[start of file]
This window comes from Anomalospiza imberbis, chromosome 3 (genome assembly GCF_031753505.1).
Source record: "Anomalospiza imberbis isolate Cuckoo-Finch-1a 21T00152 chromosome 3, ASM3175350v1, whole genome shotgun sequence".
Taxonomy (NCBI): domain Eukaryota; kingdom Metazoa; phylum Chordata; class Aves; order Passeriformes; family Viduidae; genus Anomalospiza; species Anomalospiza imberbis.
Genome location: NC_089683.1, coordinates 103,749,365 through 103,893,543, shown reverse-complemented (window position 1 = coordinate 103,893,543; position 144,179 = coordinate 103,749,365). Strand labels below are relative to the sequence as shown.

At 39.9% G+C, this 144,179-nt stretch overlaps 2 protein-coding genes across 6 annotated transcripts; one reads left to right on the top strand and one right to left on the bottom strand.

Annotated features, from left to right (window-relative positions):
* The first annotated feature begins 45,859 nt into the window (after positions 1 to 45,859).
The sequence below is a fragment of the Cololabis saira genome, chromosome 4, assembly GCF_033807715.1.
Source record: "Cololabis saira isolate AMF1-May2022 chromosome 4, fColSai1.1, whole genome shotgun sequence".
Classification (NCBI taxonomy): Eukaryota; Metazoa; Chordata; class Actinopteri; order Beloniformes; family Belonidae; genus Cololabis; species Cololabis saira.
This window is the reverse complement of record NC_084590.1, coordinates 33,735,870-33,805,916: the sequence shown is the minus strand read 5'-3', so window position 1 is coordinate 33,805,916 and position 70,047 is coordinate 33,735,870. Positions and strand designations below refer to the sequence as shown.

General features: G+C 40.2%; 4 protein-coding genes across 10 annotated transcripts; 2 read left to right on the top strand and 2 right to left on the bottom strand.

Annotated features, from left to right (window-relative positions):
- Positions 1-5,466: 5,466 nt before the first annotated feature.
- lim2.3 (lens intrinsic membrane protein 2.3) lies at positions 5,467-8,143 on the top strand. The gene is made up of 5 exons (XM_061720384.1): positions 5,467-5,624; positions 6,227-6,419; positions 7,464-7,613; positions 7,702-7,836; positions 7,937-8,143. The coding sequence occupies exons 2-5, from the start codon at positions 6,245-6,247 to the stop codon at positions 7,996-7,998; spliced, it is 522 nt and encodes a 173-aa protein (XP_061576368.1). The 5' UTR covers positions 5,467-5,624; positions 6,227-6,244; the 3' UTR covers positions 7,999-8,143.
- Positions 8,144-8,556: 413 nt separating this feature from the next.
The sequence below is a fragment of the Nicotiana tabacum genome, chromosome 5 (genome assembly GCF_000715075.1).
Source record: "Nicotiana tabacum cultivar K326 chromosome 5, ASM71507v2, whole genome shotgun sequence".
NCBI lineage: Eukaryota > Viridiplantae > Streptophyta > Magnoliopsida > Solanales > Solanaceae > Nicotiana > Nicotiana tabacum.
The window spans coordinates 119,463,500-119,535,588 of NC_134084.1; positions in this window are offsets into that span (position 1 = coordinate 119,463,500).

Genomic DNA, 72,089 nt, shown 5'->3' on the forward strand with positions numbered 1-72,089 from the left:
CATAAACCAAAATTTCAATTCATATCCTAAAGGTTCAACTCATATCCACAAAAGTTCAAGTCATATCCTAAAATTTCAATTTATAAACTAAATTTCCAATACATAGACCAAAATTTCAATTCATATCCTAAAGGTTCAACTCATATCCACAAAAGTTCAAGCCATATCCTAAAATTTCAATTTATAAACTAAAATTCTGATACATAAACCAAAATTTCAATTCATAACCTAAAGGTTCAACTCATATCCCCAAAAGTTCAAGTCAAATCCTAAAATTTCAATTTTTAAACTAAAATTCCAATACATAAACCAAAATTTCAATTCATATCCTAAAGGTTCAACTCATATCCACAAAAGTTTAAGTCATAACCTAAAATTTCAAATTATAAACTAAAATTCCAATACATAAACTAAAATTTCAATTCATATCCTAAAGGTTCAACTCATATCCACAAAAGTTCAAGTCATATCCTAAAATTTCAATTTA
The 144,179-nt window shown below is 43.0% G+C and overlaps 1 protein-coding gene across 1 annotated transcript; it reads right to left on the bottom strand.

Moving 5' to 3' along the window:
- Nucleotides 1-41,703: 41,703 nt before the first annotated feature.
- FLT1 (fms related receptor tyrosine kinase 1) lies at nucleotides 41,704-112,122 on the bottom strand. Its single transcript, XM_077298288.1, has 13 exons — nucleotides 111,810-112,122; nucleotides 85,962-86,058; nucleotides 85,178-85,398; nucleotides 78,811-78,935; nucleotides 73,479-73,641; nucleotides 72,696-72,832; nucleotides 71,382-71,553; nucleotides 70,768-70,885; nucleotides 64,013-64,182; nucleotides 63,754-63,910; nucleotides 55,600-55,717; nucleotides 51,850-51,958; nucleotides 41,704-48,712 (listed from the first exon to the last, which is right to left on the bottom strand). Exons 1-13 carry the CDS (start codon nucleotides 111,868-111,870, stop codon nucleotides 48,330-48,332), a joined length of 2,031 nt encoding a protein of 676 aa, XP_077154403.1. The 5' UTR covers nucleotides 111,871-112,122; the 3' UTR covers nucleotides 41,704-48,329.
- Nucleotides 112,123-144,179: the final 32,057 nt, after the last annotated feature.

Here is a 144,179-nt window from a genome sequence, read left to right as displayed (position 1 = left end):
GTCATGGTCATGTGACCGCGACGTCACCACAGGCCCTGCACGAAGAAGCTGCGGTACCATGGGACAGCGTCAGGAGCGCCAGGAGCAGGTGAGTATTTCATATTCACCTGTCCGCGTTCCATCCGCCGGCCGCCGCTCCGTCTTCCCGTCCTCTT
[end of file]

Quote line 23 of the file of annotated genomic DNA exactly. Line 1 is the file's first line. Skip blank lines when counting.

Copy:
The 144,179-nt window shown below is 43.0% G+C and overlaps 1 protein-coding gene across 1 annotated transcript; it reads right to left on the bottom strand.